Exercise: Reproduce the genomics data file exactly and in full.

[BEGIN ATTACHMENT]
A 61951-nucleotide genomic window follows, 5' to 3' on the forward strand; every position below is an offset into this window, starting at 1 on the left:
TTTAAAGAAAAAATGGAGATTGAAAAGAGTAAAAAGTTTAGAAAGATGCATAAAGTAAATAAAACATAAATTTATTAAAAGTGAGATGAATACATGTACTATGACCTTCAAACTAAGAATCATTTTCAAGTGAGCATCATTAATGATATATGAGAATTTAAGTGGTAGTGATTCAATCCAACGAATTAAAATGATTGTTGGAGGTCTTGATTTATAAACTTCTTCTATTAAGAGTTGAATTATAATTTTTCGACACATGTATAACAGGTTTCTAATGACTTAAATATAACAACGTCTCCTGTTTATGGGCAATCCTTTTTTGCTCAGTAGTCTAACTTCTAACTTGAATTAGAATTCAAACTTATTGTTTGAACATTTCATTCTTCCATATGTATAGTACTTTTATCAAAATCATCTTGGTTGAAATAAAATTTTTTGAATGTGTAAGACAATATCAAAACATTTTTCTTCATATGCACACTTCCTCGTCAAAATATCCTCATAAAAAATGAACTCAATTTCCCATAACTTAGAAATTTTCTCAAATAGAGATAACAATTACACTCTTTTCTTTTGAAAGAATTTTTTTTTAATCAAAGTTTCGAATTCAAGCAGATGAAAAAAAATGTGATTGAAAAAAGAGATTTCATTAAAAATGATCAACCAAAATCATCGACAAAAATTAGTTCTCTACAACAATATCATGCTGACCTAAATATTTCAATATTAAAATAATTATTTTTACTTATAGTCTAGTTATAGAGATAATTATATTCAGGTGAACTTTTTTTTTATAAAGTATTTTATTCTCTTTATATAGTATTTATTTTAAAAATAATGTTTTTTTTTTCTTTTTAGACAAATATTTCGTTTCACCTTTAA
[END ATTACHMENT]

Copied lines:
A 61951-nucleotide genomic window follows, 5' to 3' on the forward strand; every position below is an offset into this window, starting at 1 on the left:
TTTAAAGAAAAAATGGAGATTGAAAAGAGTAAAAAGTTTAGAAAGATGCATAAAGTAAATAAAACATAAATTTATTAAAAGTGAGATGAATACATGTACTATGACCTTCAAACTAAGAATCATTTTCAAGTGAGCATCATTAATGATATATGAGAATTTAAGTGGTAGTGATTCAATCCAACGAATTAAAATGATTGTTGGAGGTCTTGATTTATAAACTTCTTCTATTAAGAGTTGAATTATAATTTTTCGACACATGTATAACAGGTTTCTAATGACTTAAATATAACAACGTCTCCTGTTTATGGGCAATCCTTTTTTGCTCAGTAGTCTAACTTCTAACTTGAATTAGAATTCAAACTTATTGTTTGAACATTTCATTCTTCCATATGTATAGTACTTTTATCAAAATCATCTTGGTTGAAATAAAATTTTTTGAATGTGTAAGACAATATCAAAACATTTTTCTTCATATGCACACTTCCTCGTCAAAATATCCTCATAAAAAATGAACTCAATTTCCCATAACTTAGAAATTTTCTCAAATAGAGATAACAATTACACTCTTTTCTTTTGAAAGAATTTTTTTTTAATCAAAGTTTCGAATTCAAGCAGATGAAAAAAAATGTGATTGAAAAAAGAGATTTCATTAAAAATGATCAACCAAAATCATCGACAAAAATTAGTTCTCTACAACAATATCATGCTGACCTAAATATTTCAATATTAAAATAATTATTTTTACTTATAGTCTAGTTATAGAGATAATTATATTCAGGTGAACTTTTTTTTTATAAAGTATTTTATTCTCTTTATATAGTATTTATTTTAAAAATAATGTTTTTTTTTTCTTTTTAGACAAATATTTCGTTTCACCTTTAA